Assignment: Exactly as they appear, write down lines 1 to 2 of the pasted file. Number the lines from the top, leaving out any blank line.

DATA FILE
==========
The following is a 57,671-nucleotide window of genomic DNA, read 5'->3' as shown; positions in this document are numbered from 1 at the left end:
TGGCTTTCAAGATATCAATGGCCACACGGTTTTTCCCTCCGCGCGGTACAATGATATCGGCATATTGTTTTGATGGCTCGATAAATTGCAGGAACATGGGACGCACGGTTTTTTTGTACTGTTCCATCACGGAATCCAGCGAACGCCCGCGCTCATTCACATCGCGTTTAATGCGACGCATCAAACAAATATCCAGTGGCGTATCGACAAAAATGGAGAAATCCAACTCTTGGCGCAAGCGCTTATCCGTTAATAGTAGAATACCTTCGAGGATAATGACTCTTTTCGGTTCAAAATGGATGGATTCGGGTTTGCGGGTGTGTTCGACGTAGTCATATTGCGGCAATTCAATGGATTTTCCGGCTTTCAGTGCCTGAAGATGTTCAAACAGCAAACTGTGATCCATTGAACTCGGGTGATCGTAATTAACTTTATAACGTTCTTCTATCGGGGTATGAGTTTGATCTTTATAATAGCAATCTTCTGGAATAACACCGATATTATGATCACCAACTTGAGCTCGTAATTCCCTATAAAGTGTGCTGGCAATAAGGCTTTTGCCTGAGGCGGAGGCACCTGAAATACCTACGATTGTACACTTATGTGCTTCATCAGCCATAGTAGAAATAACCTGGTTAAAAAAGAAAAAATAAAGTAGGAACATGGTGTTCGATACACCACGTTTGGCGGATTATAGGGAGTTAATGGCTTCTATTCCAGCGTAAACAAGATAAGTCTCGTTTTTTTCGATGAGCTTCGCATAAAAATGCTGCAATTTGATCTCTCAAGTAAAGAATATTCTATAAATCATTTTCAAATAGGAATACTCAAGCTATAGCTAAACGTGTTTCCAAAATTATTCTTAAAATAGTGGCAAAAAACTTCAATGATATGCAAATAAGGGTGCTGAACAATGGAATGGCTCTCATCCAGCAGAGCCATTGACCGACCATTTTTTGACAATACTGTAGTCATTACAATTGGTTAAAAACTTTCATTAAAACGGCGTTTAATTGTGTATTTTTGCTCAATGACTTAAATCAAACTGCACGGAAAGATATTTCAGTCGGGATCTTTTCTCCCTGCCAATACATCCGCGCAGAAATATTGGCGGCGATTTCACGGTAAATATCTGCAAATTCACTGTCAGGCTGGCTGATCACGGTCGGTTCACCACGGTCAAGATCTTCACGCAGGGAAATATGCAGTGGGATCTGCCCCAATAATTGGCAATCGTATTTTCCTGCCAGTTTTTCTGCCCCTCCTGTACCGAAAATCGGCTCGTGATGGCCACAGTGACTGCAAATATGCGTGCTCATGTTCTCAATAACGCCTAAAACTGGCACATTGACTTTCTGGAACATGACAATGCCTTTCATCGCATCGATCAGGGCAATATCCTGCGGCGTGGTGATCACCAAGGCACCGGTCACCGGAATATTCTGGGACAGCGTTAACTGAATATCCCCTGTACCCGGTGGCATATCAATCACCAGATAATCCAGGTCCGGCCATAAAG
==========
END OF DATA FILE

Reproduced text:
The following is a 57,671-nucleotide window of genomic DNA, read 5'->3' as shown; positions in this document are numbered from 1 at the left end:
TGGCTTTCAAGATATCAATGGCCACACGGTTTTTCCCTCCGCGCGGTACAATGATATCGGCATATTGTTTTGATGGCTCGATAAATTGCAGGAACATGGGACGCACGGTTTTTTTGTACTGTTCCATCACGGAATCCAGCGAACGCCCGCGCTCATTCACATCGCGTTTAATGCGACGCATCAAACAAATATCCAGTGGCGTATCGACAAAAATGGAGAAATCCAACTCTTGGCGCAAGCGCTTATCCGTTAATAGTAGAATACCTTCGAGGATAATGACTCTTTTCGGTTCAAAATGGATGGATTCGGGTTTGCGGGTGTGTTCGACGTAGTCATATTGCGGCAATTCAATGGATTTTCCGGCTTTCAGTGCCTGAAGATGTTCAAACAGCAAACTGTGATCCATTGAACTCGGGTGATCGTAATTAACTTTATAACGTTCTTCTATCGGGGTATGAGTTTGATCTTTATAATAGCAATCTTCTGGAATAACACCGATATTATGATCACCAACTTGAGCTCGTAATTCCCTATAAAGTGTGCTGGCAATAAGGCTTTTGCCTGAGGCGGAGGCACCTGAAATACCTACGATTGTACACTTATGTGCTTCATCAGCCATAGTAGAAATAACCTGGTTAAAAAAGAAAAAATAAAGTAGGAACATGGTGTTCGATACACCACGTTTGGCGGATTATAGGGAGTTAATGGCTTCTATTCCAGCGTAAACAAGATAAGTCTCGTTTTTTTCGATGAGCTTCGCATAAAAATGCTGCAATTTGATCTCTCAAGTAAAGAATATTCTATAAATCATTTTCAAATAGGAATACTCAAGCTATAGCTAAACGTGTTTCCAAAATTATTCTTAAAATAGTGGCAAAAAACTTCAATGATATGCAAATAAGGGTGCTGAACAATGGAATGGCTCTCATCCAGCAGAGCCATTGACCGACCATTTTTTGACAATACTGTAGTCATTACAATTGGTTAAAAACTTTCATTAAAACGGCGTTTAATTGTGTATTTTTGCTCAATGACTTAAATCAAACTGCACGGAAAGATATTTCAGTCGGGATCTTTTCTCCCTGCCAATACATCCGCGCAGAAATATTGGCGGCGATTTCACGGTAAATATCTGCAAATTCACTGTCAGGCTGGCTGATCACGGTCGGTTCACCACGGTCAAGATCTTCACGCAGGGAAATATGCAGTGGGATCTGCCCCAATAATTGGCAATCGTATTTTCCTGCCAGTTTTTCTGCCCCTCCTGTACCGAAAATCGGCTCGTGATGGCCACAGTGACTGCAAATATGCGTGCTCATGTTCTCAATAACGCCTAAAACTGGCACATTGACTTTCTGGAACATGACAATGCCTTTCATCGCATCGATCAGGGCAATATCCTGCGGCGTGGTGATCACCAAGGCACCGGTCACCGGAATATTCTGGGACAGCGTTAACTGAATATCCCCTGTACCCGGTGGCATATCAATCACCAGATAATCCAGGTCCGGCCATAAAG